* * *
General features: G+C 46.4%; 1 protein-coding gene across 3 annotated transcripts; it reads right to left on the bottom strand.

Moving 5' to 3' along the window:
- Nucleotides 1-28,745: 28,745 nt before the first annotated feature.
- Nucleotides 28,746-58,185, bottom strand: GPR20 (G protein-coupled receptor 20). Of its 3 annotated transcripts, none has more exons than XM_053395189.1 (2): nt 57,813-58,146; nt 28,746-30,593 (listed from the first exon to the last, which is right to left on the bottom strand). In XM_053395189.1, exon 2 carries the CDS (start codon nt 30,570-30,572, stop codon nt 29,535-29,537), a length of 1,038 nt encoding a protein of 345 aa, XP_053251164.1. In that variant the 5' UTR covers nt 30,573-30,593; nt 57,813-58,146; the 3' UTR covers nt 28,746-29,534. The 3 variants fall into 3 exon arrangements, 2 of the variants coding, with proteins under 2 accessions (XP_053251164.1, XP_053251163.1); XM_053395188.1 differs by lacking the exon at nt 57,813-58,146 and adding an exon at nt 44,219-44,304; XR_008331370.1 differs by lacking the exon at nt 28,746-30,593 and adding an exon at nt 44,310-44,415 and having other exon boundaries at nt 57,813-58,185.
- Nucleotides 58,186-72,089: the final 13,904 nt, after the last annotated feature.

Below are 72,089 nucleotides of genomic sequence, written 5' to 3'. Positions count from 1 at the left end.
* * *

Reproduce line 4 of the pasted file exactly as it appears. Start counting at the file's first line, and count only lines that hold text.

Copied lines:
- Nucleotides 28,746-58,185, bottom strand: GPR20 (G protein-coupled receptor 20). Of its 3 annotated transcripts, none has more exons than XM_053395189.1 (2): nt 57,813-58,146; nt 28,746-30,593 (listed from the first exon to the last, which is right to left on the bottom strand). In XM_053395189.1, exon 2 carries the CDS (start codon nt 30,570-30,572, stop codon nt 29,535-29,537), a length of 1,038 nt encoding a protein of 345 aa, XP_053251164.1. In that variant the 5' UTR covers nt 30,573-30,593; nt 57,813-58,146; the 3' UTR covers nt 28,746-29,534. The 3 variants fall into 3 exon arrangements, 2 of the variants coding, with proteins under 2 accessions (XP_053251164.1, XP_053251163.1); XM_053395188.1 differs by lacking the exon at nt 57,813-58,146 and adding an exon at nt 44,219-44,304; XR_008331370.1 differs by lacking the exon at nt 28,746-30,593 and adding an exon at nt 44,310-44,415 and having other exon boundaries at nt 57,813-58,185.